From the blog.

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The Prairie Dog Peeks Out

593 Words. Plan about 4 minute(s) to read this.

Just popping my head out of the hole for a minute before heading back down.  Since last Friday, I’ve completed IEWB Vol.2 labs 6, 7, and 8 + IEWB Vol.3 labs 8, 9, and 10 + IE mock lab #5.  I am DREAMING about lab scenarios at this point.  I am taking 15 – 30 minutes breaks here and there to eat and think about things that aren’t lab-related.  At night when I can’t handle any more lab work (I run out of gas around hour 12), I watch a little TV, then go to bed.

The IEWB Vol.2 labs have been good reviews.  Mostly reviews, I should say.  For example, IE seems to go into more detail on multicast than I remember from NMC, and more detail than Narbik Kocharians’ workbooks.  To be fair to NMC, maybe they do get into the same detail, but it just didn’t stick in my brain.  With multicast, I’ve focused on understanding dense mode, sparse mode, sparse-dense mode, static RP, auto-RP, BSR, mapping agents, controlling which RP will deal with which groups, resolving RPF problems, and that’s about it.  If I get something stranger than that on the actual lab, I’ll hit the Doc CD.

The IEWB Vol. 2 6 – 11 labs have been great for reviewing ALL the fundamentals of switching and routing.  Lab 7 was a little scary, as one of my fellow bootcampers warned me, just because it seemed to go on forever.

With all of this work, I am seeing some good habit changes.  My brain seems to automatically tell me to go back and check if a current task broke a previous one.  This is key with redistribution.  If a certain route has to appear in a router in a specific way, you need to be careful that your redistribution doesn’t break that.  You also have to be careful that you don’t “redistribute connected” for routes that aren’t allowed to appear in the routing table.  Also key are access-lists.  Security and filtering tasks tend to come later in the labs.  If an access-list is added to an interface, are you permitting everything that needs to be permitted to allow previous tasks to continue working?  Also key for me – did I add a route-map “permit” catch-all at the bottom if appropriate?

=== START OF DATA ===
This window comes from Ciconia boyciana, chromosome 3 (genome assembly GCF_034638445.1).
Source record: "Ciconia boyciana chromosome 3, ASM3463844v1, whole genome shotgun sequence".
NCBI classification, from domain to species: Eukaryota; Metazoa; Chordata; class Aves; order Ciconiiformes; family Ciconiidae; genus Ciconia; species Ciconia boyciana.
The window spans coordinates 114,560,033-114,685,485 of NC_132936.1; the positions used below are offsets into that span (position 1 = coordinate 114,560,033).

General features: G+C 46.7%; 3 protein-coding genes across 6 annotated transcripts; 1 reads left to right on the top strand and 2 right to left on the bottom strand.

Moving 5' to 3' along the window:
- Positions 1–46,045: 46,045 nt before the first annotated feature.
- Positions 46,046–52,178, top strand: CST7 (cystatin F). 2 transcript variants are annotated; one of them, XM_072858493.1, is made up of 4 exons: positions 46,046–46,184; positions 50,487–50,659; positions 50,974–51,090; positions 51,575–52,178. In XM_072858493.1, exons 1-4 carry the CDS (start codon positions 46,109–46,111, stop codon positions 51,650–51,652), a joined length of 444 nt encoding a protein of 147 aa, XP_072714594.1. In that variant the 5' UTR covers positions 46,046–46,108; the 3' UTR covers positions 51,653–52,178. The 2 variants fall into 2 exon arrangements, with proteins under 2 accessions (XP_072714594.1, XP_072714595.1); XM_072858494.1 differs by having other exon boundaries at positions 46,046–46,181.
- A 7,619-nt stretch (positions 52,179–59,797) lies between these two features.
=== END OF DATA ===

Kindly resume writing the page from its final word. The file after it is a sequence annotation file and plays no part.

Mostly, I’ve been zoomed in on fundamentals.  I have not been spending excessive time on what I consider to be “the weird stuff”.  Getting my switching and WAN up and working is first on my list.  Then I bring up all the IGPs, verifying that the expected routes appear where expected (helps to catch that I’m advertising all the routes I’m supposed to, easy to forget a network statement).  I verify all neighbor adjacencies (easy to overlook authentication, a network type, or neighbor statement).  I deal with summarization and filtering.  Then redistribution.  Then reachability check.  Then make sure all previous requirements are still met.  Then on to BGP.  I’ve been getting a lot of bestpath-related problems with BGP, and how to resolve those issues is flowing reasonably well.  I forced myself to memorize “N WLLA OMNI” from the Odom book, and can write it down at will now.

Task interpretation is coming faster.  Most of the time, a long paragraph boils down a single, simple task they want you to do.  Reading through the rhetoric to come up with the technical requirement is straightforward 9 times out of 10.  “Oh, they want FRTS and precedence-based random-detection in a map-class.” Or, “Ah-ha.  I just need to apply no ip proxy-arp to the ethernet interface of the router and that’s it.”

On to IEWB Vol.2 lab 9 after some lunch.